March 05, 2004
Letter Template: House Bill 345
'DIVISIVE' AMENDMENTS HURT FAMILIES, BUSINESS LAWYERS
Calling such proposals "divisive and serving no legal or economic benefits," the Chancellor of the Philadelphia Bar Association today urged State Legislators to oppose a series of amendments to House Bill 345 which would forbid taxpayer-funded benefits for domestic partners regardless of sexual orientation, ban common law marriages and prohibit adoptions by same sex couples. According to Chancellor Gabriel L.I. Bevilacqua, "The Philadelphia Bar Association has an interest in the equality of treatment for all Pennsylvanians, and that is why we oppose these amendments."
Speaking for the State's largest local bar association, Bevilacqua said "the mere fact that a person lives in a non-traditional household should not be the basis for treating him or her differently than a person in a traditional household." He pointed out that the Association has publicly supported legislation that recognizes domestic partnerships for same sex couples and which would prohibit discrimination on the basis of domestic partnerships or marital status.
Bevilacqua also said the amendments "would prohibit businesses, including law firms, from contracting with the Commonwealth if those businesses provide same sex benefits." The Chancellor added that "this uniquely impacts many Philadelphia law firms which do business internationally and as a condition of doing business with larger governmental entities must offer same sex benefits." Bevilacqua called this proposal "bad for business" charging that it "will result in discouraging economic development."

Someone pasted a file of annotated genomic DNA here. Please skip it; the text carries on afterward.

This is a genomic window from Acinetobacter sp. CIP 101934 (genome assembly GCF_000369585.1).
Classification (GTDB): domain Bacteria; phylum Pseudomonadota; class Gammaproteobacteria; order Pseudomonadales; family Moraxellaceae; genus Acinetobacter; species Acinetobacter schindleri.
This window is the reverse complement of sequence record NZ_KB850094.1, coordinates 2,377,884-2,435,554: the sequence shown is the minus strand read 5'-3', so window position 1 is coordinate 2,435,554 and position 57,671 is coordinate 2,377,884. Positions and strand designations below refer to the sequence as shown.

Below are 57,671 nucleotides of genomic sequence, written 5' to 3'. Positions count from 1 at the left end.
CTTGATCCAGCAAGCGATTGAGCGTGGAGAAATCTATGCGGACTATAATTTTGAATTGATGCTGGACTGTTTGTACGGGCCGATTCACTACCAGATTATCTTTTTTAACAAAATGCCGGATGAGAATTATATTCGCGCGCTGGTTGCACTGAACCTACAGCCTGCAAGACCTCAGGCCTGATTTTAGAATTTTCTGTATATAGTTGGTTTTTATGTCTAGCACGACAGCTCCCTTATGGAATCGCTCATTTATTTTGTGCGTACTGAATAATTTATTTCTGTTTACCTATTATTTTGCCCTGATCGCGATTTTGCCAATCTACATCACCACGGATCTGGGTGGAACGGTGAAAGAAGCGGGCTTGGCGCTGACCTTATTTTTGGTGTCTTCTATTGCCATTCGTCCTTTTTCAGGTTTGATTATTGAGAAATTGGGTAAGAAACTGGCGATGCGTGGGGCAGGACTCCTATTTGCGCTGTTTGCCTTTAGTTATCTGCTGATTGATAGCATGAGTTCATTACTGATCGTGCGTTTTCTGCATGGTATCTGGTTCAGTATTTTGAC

The amendments would also abolish common law marriages in Pennsylvania. "This type of marriage has always been available to people in this Commonwealth who desire to be married or consider themselves married, but who, for one reason or another, are not willing or able to present themselves to the government for ratification of their union," Bevilacqua said. The Chancellor pointed out that this move "would certainly result in the elimination of many claims to benefit" under existing common law marriage.
Finally, Bevilacqua argued that prohibiting adoption by same sex couples "will deny children needed love and family support and increase the burden on child welfare agencies to fill the void." The Chancellor said that regardless of the amendments, "same sex couples will continue to raise children but the children of these family units will be denied the legal stability and economic security of having two legal parents."
Speaking for the 13,000-member Bar Association the Chancellor decried the package of amendments saying that "these amendments are simply ill-advised. They are bad for children, bad for families, bad for business and bad for Pennsylvania. We urge the legislature to reject them."
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